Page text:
Ying Meng, Mathew R. Voisin, Suganth Suppiah, Zamir Merali, Ali Moghaddamjou, Naif M. Alotaibi, Arbelle Manicat-Emo, Shelly Weiss, Cristina Go, Blathnaid McCoy, Elizabeth J. Donner and James T. Rutka
Intracranial electroencephalography (iEEG) monitoring is an important method of identifying the seizure focus in patients with medically refractory epilepsy. While previous studies have demonstrated low rates of surgical complications, reported rates of surgical site infection (SSI) are highly variable. To date, no studies have specifically evaluated the patient or operative risk factors contributing to SSI. The goals of this study were to examine the rate of SSI after iEEG monitoring for epilepsy workup in pediatric patients and to determine the variables that might contribute to the development of SSI.
A retrospective analysis of hospital charts at the Hospital for Sick Children was performed for all patients who had undergone iEEG monitoring between 2000 and 2016. Univariate and multivariate analyses were performed to look for statistically significant variables in relation to SSI.
Among 199 patients eligible for analysis, 8 (4.0%) developed SSIs within a period ranging from 21 to 51 days postoperatively. Univariate analysis yielded 4 factors related to SSI: number of people present in the operating room on electrode insertion (p = 0.02), length of insertion surgery (p = 0.04), previous operation at the same surgical site (p = 0.04), and number of depth electrodes inserted (p = 0.01). Multivariate analysis revealed that both the number of people present during the implant operation (OR 0.08, 95% CI 0.01–0.70) and the number of depth electrodes inserted (OR 3.52, 95% CI 1.44–8.59) independently contributed to SSI.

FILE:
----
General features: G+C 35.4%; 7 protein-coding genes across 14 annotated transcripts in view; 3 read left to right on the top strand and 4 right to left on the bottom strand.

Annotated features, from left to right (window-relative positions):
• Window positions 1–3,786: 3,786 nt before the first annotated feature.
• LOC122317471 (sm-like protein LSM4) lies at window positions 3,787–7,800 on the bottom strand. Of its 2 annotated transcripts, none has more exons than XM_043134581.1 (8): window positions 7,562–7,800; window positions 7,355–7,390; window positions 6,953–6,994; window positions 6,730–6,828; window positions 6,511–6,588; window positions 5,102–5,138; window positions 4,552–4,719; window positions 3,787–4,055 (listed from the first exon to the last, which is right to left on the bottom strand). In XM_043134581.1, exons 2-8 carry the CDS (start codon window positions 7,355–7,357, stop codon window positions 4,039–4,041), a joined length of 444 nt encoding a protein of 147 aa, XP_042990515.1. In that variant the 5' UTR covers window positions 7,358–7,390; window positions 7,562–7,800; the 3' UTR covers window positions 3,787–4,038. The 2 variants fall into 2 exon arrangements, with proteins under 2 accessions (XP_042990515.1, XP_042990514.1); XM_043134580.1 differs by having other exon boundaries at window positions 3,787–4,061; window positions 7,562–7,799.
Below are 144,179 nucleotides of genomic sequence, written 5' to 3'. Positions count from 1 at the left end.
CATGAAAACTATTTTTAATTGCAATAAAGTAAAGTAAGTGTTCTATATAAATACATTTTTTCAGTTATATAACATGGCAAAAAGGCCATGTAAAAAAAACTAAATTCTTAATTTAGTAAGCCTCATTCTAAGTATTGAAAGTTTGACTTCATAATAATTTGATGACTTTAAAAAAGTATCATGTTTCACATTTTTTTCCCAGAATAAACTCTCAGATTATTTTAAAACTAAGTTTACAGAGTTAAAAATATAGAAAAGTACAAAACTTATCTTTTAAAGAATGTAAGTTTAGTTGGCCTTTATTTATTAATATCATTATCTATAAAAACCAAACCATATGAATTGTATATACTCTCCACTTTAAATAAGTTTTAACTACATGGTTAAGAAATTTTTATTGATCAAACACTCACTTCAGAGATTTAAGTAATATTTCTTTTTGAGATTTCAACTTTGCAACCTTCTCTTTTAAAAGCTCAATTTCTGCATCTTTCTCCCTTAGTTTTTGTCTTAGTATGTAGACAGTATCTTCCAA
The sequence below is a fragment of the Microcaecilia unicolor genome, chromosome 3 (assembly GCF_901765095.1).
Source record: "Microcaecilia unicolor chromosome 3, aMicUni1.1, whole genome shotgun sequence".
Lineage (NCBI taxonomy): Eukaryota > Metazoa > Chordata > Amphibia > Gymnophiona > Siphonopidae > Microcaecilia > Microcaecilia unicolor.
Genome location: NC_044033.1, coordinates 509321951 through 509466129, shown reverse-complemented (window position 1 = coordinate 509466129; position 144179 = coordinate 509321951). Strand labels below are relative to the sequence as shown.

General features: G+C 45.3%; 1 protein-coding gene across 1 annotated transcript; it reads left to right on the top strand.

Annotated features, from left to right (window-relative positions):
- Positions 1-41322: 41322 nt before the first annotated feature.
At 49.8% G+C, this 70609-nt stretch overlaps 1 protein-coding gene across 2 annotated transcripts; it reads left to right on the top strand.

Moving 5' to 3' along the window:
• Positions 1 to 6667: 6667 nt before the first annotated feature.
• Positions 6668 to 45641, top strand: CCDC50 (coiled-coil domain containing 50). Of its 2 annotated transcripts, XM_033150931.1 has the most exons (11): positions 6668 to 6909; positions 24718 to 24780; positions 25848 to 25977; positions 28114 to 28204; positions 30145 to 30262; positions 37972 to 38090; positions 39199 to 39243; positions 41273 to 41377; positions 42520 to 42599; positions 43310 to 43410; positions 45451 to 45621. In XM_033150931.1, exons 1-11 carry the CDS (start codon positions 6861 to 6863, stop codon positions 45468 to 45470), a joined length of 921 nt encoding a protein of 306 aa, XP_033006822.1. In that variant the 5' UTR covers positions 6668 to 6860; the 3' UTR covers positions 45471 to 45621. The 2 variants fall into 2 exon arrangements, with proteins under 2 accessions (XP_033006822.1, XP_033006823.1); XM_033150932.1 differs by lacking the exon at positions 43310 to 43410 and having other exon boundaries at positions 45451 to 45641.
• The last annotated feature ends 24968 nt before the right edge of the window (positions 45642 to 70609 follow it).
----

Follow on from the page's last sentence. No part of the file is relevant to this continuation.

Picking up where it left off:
This is the largest case series and the first comprehensive review of both patient and operative risk factors in the development of SSI from iEEG monitoring in a pediatric population. The authors’ institution had a lower rate of infection than those in most other studies, which could be explained by their protocol of administering intravenous antibiotics perioperatively and post–implant removal antibiotics for 14 days. The authors found a correlation between SSI and the number of people present during the implant operation, as well as the number of depth electrodes; both may contribute to breaks in sterility.
Ying Meng, Christopher B. Pople, Suneil K. Kalia, Lorraine V. Kalia, Benjamin Davidson, Luca Bigioni, Daniel Zhengze Li, Suganth Suppiah, Karim Mithani, Nadia Scantlebury, Michael L. Schwartz, Clement Hamani and Nir Lipsman
The development of transcranial MR-guided focused ultrasound (MRgFUS) has revitalized the practice of lesioning procedures in functional neurosurgery. Previous health economic analysis found MRgFUS thalamotomy to be a cost-effective treatment for patients with essential tremor, supporting its reimbursement. With the publication of level I evidence in support of MRgFUS thalamotomy for patients with tremor-dominant Parkinson’s disease (TDPD), the authors performed a health economic comparison between MRgFUS, deep brain stimulation (DBS), and medical therapy.
The authors used a decision tree model with rollback analysis and one-factor sensitivity analysis. Literature searches of MRgFUS thalamotomy and unilateral DBS of the ventrointermediate nucleus of the thalamus for TDPD were performed to determine the utility and probabilities for the model. Costs in Canadian dollars (CAD) were derived from the Schedule of Benefits and Fees in Ontario, Canada, and expert opinion on usage.
MRgFUS was associated with an expected cost of $14,831 CAD. Adding MRgFUS to continued medical therapy resulted in an incremental cost-effectiveness ratio of $30,078 per quality-adjusted life year (QALY), which remained cost-effective under various scenarios in the sensitivity analysis. Comparing DBS to MRgFUS, while DBS did not achieve the willingness-to-pay threshold ($56,503 per QALY) in the base case scenario, it did so under several scenarios in the sensitivity analysis.
MRgFUS thalamotomy is a cost-effective treatment for patients with TDPD, particularly over continued medical therapy. While MRgFUS remains competitive with DBS, the cost-effectiveness advantage is less substantial. These results will help inform the integration of this technology in the healthcare system.